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In light of the fifth annual Native Nutrition Conference convening this week in Prior Lake, Minnesota, Native News Online spoke with Michael Yellow Bird, the dean and the professor of the Faculty of Social Work at the University of Manitoba, Winnipeg. Yellow Bird is a citizen of the three affiliated tribes, the Mandan, Hidatsa, and Arikara in North Dakota.

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Alison "Ali" Hard is Senior Policy Advisor of Strategic Initiatives, USDA Food and Nutrition Service. She is speaking at this year’s Native Nutrition Conference. Native News Online spoke with her last week about the USDA and the Biden administration’s agenda for Indian Country. 

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This week, the Native American Nutrition Conference convenes in Prior Lake, Minnesota. Last week, Native News Online spoke with conference planning committee organizer Denisa Livingston, M.P.H (Diné). 

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StrongHearts Native Helpline has published individual reports about intimate partner violence (IPV) impacting Native Americans and Alaska Natives in all 50 states. Data from the reports was used to form a national picture of IPV among Native peoples in the United States, which is included in StrongHearts’ 2021 Year-End Report, “Sharing Our Stories.”

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Later this month, the Seeds of Native Health conference will convene in Prior Lake, Minnesota. The conference, a partnership between the University of Minnesota and the Shakopee Mdewakanton Sioux community, brings together traditional knowledge leaders of Indian Country with leading contemporary scholarship on Native health issues, and presents both in a way that supports and enhances Tribal health sovereignty.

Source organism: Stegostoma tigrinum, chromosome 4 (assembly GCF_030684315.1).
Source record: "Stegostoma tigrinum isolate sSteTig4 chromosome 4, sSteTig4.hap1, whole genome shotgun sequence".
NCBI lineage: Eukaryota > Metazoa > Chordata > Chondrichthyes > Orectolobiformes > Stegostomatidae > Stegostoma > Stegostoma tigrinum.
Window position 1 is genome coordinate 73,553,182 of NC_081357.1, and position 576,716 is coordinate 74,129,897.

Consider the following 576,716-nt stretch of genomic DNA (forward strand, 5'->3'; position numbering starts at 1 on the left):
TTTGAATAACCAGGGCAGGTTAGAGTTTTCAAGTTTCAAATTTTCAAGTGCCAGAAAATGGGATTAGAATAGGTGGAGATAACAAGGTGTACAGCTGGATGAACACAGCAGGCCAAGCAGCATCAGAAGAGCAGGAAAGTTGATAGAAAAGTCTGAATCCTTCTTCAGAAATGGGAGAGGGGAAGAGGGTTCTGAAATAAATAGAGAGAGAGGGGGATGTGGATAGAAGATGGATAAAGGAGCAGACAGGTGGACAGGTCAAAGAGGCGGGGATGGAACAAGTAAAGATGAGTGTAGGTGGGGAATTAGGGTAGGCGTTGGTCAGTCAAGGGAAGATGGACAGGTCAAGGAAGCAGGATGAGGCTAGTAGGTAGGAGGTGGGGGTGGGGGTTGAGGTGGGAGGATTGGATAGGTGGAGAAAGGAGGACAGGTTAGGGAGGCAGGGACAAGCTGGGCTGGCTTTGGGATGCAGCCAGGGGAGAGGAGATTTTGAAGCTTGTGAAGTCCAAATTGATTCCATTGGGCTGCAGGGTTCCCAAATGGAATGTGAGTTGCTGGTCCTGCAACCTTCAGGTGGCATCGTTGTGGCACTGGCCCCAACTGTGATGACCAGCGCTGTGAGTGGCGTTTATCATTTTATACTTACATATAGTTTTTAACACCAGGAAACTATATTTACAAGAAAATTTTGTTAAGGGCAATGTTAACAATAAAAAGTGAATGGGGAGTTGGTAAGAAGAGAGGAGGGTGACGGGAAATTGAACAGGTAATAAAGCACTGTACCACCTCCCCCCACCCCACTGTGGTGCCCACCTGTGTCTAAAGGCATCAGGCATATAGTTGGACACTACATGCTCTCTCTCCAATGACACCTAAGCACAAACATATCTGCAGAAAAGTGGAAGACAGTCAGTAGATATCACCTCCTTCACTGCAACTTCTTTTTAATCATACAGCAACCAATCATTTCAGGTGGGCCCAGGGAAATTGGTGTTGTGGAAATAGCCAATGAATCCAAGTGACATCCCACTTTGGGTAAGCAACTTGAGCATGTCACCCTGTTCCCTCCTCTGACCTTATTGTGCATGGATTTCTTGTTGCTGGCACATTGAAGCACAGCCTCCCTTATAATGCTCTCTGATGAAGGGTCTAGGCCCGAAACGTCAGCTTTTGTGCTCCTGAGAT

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Dementia affects millions of lives across the United States, and Natives are especially at risk for it given their social context. According to the Alzheimer’s Association, as many as 1 in 3 Native American elders will develop Alzheimer’s or some other form of dementia. Experts say there are a litany of factors that affect how and where Natives receive care for dementia, and medical professionals must be cognizant of them. 

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Chef Maria Parra Cano had just given birth to her third daughter. During a sacred time where parents connect with their newborn children, Parra Cano would be bedridden, at-risk of having a seizure, stroke, organ damage and even death. Parra Cano was diagnosed with postpartum preeclampsia, a serious disease that is related to high blood pressure. 

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A bone marrow transplant is a life-saving procedure for people with blood illnesses or cancers, but it’s harder for Alaska Native and mixed-race people to find matches because they’re underrepresented in the donor database. Advocates are hosting a drive next week to connect an Anchorage 6-year-old with a matching donor.

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Vice President Kamala Harris will deliver pre-recorded remarks at the National Indian Health Board (NIHB) Tribal Public Health Summit on Wednesday, May 11, where she will speak to the ongoing desperate outcomes of Native women and their maternal health journey and what she and Administration are doing to address it.

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In the Fargo-Moorhead metro area, a community of about 250,000 people spanning North Dakota and Minnesota, there is only one Native American mental healthcare provider. Her name is Whitney Fear.